Rural customers from Oaxaca, Mexico, have adopted the Haines Solar Cooker. Photo credit: Lorena Harp

  • December 2020: Solar Household Energy has adopted the 100 Families Project that provides groceries, cooking devices, and other support for 100 families locked down in the Kariobangi slum in Nairobi Kenya.
  • January 2020: Scaling up Lorena Harp's Haines Solar Cooker Enterprise in Mexico - Solar Household Energy is currently supporting Mexican solar cooking expert Lorena Harp in her dream to bring solar cooking to the rural women of Oaxaca State through a sustainable social enterprise. Prior to launch of the initiative, Lorena conducted local market research and optimized the HSC for local consumer preferences. She then trained three rural women to become “solar cooking ambassadors” to sell HSCs for 500 pesos (about $25 USD) on a commission basis (earning 200 pesos, about $10 USD) to members of their communities and provide follow-up support to maximize adoption of this alternative cooking model. More information... 

Acceptance of the Haines 2.0 Solar Cooker evaluated at Ugandan refugee camps. Photo credit: Roger Haines

  • July 2018: Haines Cooker evaluation - Solar Household Energy has joined with a number of organizations to evaluate acceptance of the Haines 2.0 Solar Cooker in refugee camps in Northern Uganda. Partners include the Rotary Clubs of San Diego, California, USA and Gulu, Uganda, the Alliance for African Assistance, African Refugee Education Project, Solar Connect Association, and the U-Touch Technology Center. Last April, eight Rotarians, including SHE board member Roger Haines, traveled to northern Uganda to demonstrate the cooker. The Alliance for African Assistance will produce the cookers in Gulu, and hopes to scale up to make more cookers available in northern Uganda.
  • July 2018: SHE leads consortium to launch solar and biogas social enterprise in Haiti - SHE was invited by the Public Private Alliance Foundation (PPAF) to lead (and be a member of) a consortium of ten organizations joining forces to spread solar and biogas cooking in Haiti. Together, they developed a proposal for a project to launch a social enterprise to locally manufacture and sell proven solar cookers and biogas digesters and stoves, to be headquartered and managed by the University of Notre Dame of Haiti in Hinche (UNDH-H), with UNDH-H's Bioscience program students providing field work and research to achieve inclusive, human-centered design of these renewable energy cooking solutions and the social enterprise's operations.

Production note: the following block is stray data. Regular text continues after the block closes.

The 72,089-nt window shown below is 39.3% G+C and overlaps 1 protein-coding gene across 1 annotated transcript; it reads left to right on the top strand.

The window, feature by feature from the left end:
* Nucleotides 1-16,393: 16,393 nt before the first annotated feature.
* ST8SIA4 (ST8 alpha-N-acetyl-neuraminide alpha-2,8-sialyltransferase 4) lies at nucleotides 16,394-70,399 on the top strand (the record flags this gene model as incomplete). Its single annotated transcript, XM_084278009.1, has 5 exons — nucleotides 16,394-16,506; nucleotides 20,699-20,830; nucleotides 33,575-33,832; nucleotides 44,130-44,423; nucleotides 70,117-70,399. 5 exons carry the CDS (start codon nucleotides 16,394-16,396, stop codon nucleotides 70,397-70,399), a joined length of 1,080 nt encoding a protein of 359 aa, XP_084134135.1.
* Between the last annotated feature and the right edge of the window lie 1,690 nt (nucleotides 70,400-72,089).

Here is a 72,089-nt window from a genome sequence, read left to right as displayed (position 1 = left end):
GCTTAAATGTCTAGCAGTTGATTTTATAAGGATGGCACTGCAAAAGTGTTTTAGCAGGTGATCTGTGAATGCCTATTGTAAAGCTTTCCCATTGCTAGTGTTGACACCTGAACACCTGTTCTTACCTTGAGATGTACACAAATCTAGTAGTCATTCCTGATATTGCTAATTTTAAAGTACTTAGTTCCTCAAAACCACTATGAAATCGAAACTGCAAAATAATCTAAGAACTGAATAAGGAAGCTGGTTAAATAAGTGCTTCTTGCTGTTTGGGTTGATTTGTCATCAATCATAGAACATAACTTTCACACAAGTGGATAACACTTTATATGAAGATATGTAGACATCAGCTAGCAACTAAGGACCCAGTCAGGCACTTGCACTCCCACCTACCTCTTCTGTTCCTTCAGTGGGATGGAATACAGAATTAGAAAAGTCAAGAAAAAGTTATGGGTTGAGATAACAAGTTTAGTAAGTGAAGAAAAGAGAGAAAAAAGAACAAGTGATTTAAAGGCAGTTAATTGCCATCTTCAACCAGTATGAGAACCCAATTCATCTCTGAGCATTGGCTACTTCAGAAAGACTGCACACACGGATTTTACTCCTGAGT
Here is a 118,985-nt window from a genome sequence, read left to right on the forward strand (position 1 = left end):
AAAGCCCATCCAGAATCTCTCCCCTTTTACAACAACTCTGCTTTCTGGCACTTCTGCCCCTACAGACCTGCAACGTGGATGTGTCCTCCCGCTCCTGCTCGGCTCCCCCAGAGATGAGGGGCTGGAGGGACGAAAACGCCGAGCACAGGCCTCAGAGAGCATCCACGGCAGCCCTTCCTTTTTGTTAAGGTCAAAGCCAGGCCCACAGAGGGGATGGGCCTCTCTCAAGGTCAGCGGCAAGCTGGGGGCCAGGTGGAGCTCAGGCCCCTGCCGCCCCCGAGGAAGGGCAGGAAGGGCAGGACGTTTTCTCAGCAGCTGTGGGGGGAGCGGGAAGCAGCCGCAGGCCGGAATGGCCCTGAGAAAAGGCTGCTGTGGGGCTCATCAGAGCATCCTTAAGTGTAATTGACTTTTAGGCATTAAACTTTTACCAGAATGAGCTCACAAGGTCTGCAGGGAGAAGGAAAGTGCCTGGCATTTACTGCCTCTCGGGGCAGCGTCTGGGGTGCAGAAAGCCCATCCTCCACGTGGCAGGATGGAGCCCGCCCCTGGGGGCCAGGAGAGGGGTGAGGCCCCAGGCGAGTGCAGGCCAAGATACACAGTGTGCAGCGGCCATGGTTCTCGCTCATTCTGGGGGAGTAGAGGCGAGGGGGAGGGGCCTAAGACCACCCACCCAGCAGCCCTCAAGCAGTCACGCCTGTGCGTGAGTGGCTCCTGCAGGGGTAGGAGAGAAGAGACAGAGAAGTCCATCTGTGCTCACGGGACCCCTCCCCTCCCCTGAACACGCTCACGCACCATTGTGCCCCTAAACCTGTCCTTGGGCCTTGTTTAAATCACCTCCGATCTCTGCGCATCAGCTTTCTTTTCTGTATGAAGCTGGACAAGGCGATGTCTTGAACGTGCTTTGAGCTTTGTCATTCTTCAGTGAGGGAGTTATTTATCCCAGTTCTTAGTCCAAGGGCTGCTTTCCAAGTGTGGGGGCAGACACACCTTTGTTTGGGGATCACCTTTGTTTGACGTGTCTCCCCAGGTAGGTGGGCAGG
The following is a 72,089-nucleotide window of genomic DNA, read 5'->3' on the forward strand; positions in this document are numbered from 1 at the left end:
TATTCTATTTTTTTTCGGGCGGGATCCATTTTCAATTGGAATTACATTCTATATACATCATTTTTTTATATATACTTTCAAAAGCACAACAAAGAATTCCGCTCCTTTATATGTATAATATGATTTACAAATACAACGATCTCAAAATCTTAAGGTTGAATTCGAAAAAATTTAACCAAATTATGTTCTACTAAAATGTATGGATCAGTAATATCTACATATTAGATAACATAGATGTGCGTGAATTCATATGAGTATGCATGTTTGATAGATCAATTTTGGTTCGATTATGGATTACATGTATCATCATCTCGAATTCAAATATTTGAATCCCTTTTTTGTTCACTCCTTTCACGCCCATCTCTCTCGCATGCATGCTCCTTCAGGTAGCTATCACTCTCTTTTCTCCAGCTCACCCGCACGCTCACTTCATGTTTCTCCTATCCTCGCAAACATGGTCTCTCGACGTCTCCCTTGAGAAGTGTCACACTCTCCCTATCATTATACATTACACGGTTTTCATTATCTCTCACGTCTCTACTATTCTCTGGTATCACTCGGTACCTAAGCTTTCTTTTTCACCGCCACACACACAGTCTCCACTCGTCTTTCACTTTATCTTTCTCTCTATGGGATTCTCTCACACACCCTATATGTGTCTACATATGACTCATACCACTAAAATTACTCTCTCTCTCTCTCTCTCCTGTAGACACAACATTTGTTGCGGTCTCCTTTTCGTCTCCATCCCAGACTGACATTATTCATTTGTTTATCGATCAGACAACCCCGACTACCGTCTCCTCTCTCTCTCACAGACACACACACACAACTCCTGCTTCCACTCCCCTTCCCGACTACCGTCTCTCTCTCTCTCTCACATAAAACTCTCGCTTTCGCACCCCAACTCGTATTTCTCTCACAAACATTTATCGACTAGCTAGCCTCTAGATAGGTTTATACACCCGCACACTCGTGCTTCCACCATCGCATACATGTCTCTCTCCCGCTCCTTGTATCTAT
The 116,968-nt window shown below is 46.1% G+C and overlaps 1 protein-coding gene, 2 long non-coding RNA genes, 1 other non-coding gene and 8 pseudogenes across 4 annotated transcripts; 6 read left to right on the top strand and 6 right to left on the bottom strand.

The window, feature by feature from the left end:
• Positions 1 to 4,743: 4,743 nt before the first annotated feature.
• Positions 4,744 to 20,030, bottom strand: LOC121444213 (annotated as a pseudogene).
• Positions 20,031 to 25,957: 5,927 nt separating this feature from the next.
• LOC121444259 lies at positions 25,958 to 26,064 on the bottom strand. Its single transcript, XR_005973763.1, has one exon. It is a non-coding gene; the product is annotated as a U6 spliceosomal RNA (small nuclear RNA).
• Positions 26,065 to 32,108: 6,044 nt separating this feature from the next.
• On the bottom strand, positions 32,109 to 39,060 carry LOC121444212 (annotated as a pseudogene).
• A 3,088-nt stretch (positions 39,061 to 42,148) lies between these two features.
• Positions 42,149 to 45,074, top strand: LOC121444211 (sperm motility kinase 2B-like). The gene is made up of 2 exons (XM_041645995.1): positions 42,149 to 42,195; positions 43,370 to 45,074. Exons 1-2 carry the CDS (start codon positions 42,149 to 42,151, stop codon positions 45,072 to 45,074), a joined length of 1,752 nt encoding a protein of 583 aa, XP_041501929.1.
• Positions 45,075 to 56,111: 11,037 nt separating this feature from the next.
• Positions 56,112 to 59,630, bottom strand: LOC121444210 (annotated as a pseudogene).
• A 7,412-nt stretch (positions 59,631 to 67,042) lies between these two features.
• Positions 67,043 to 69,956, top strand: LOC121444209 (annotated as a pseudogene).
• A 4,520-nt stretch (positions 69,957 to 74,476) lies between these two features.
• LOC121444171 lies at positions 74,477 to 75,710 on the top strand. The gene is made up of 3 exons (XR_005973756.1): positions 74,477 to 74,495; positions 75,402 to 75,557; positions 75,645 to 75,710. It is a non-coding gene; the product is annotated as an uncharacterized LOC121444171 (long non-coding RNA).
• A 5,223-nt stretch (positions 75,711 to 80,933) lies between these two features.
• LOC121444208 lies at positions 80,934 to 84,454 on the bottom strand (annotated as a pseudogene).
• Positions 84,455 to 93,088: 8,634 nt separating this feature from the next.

• September 2017: Solar Household Energy has partnered with Lorena Harp to provide solar cookers to earthquake victims in Mexico, as well as launch a new solar cooker social enterprise in the country. The partnership will work to "carry out market research, optimize the Haines Solar Cooker and its pot for adoption by rural women, train solar cooking ambassadors, and establish [Lorena Harp's] business, with the end goal of becoming financially sustainable." More information...
  • August 2016: Solar cooking volunteer needed -  Solar Household Energy is seeking a volunteer to represent SHE and demonstrate solar cooking at farmer's markets and other community events in the Washington D.C. area. The time commitment will be Saturdays from 8:30am - 1:30pm. More information...
  • August 2015: Louise Meyer featured in National Geographic - Louise Meyer, co-founder of Solar Household Energy, gives interview to National Geographic as part of the magazine's The PLATE: Serving daily discussions of food series. Louise discusses how she first became interested in solar cooking and why she feels solar cooking is important, especially in the developing world. Read more...
  • January 2015: Assessing lasting impacts of HotPot projects - Solar Household Energy is revitalizing relationships with previous partner the Mexican Fund for the Conservation of Nature (Fondo Mexicano para la Conservación de la Naturaleza , or FMCN) to assess long-term project outcomes. FMCN has distributed over 25,000 HotPots in Mexico. Quantifying the lasting impacts of these projects will prove HotPot long-term adoption and durability, demonstrating that the HotPot is a viable clean cooking solution. Read more: Assessing lasting impacts of HotPot projects in Mexico - SHE
  • January 2015: More HotPot solar cookers for the Gaga refugee camp in Chad - The Lutheran World Foundation, now in charge of environmental activities in Gaga refugee camp, wishes to partner with Solar Household Energy to expand the HotPot project with 2,500 more HotPots--enough to cover 80% of households. Based on the success of the earlier HotPot project in Gaga refugee camp, SHE is also exploring options to introduce solar cookers in Burkina Faso refugee camps.

A woman adjusts the solar panel cooker she received through Solar Household Energy.